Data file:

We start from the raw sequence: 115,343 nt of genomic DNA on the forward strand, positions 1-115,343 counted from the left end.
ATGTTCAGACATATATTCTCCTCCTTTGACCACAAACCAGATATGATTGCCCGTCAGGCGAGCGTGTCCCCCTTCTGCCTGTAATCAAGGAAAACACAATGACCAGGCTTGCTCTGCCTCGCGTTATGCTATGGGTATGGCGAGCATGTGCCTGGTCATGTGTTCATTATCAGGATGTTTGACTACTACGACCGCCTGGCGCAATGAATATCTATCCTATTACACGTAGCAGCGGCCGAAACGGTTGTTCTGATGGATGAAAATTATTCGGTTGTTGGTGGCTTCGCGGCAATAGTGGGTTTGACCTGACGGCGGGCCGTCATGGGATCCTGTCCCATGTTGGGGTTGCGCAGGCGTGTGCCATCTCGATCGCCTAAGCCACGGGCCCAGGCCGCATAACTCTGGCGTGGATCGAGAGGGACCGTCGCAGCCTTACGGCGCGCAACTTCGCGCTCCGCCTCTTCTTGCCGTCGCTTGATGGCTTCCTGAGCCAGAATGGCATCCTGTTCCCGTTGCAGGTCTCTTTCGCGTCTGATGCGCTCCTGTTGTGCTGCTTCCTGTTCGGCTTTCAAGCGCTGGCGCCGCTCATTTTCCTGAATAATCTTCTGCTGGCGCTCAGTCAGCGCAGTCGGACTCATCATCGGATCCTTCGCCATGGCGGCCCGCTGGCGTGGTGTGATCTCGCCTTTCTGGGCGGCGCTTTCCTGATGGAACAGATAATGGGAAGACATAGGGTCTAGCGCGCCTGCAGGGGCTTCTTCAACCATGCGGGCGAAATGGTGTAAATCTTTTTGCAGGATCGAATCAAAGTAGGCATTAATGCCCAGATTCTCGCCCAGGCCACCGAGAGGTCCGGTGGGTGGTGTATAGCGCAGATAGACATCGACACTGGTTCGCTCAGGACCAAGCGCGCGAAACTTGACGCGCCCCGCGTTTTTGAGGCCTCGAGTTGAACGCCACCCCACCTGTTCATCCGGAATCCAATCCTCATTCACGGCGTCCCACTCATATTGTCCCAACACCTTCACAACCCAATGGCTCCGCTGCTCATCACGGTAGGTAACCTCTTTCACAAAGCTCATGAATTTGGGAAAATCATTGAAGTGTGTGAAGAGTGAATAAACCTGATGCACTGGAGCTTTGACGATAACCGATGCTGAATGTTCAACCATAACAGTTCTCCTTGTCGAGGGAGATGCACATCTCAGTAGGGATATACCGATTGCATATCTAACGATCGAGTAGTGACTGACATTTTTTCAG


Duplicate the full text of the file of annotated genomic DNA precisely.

We start from the raw sequence: 115,343 nt of genomic DNA on the forward strand, positions 1-115,343 counted from the left end.
ATGTTCAGACATATATTCTCCTCCTTTGACCACAAACCAGATATGATTGCCCGTCAGGCGAGCGTGTCCCCCTTCTGCCTGTAATCAAGGAAAACACAATGACCAGGCTTGCTCTGCCTCGCGTTATGCTATGGGTATGGCGAGCATGTGCCTGGTCATGTGTTCATTATCAGGATGTTTGACTACTACGACCGCCTGGCGCAATGAATATCTATCCTATTACACGTAGCAGCGGCCGAAACGGTTGTTCTGATGGATGAAAATTATTCGGTTGTTGGTGGCTTCGCGGCAATAGTGGGTTTGACCTGACGGCGGGCCGTCATGGGATCCTGTCCCATGTTGGGGTTGCGCAGGCGTGTGCCATCTCGATCGCCTAAGCCACGGGCCCAGGCCGCATAACTCTGGCGTGGATCGAGAGGGACCGTCGCAGCCTTACGGCGCGCAACTTCGCGCTCCGCCTCTTCTTGCCGTCGCTTGATGGCTTCCTGAGCCAGAATGGCATCCTGTTCCCGTTGCAGGTCTCTTTCGCGTCTGATGCGCTCCTGTTGTGCTGCTTCCTGTTCGGCTTTCAAGCGCTGGCGCCGCTCATTTTCCTGAATAATCTTCTGCTGGCGCTCAGTCAGCGCAGTCGGACTCATCATCGGATCCTTCGCCATGGCGGCCCGCTGGCGTGGTGTGATCTCGCCTTTCTGGGCGGCGCTTTCCTGATGGAACAGATAATGGGAAGACATAGGGTCTAGCGCGCCTGCAGGGGCTTCTTCAACCATGCGGGCGAAATGGTGTAAATCTTTTTGCAGGATCGAATCAAAGTAGGCATTAATGCCCAGATTCTCGCCCAGGCCACCGAGAGGTCCGGTGGGTGGTGTATAGCGCAGATAGACATCGACACTGGTTCGCTCAGGACCAAGCGCGCGAAACTTGACGCGCCCCGCGTTTTTGAGGCCTCGAGTTGAACGCCACCCCACCTGTTCATCCGGAATCCAATCCTCATTCACGGCGTCCCACTCATATTGTCCCAACACCTTCACAACCCAATGGCTCCGCTGCTCATCACGGTAGGTAACCTCTTTCACAAAGCTCATGAATTTGGGAAAATCATTGAAGTGTGTGAAGAGTGAATAAACCTGATGCACTGGAGCTTTGACGATAACCGATGCTGAATGTTCAACCATAACAGTTCTCCTTGTCGAGGGAGATGCACATCTCAGTAGGGATATACCGATTGCATATCTAACGATCGAGTAGTGACTGACATTTTTTCAG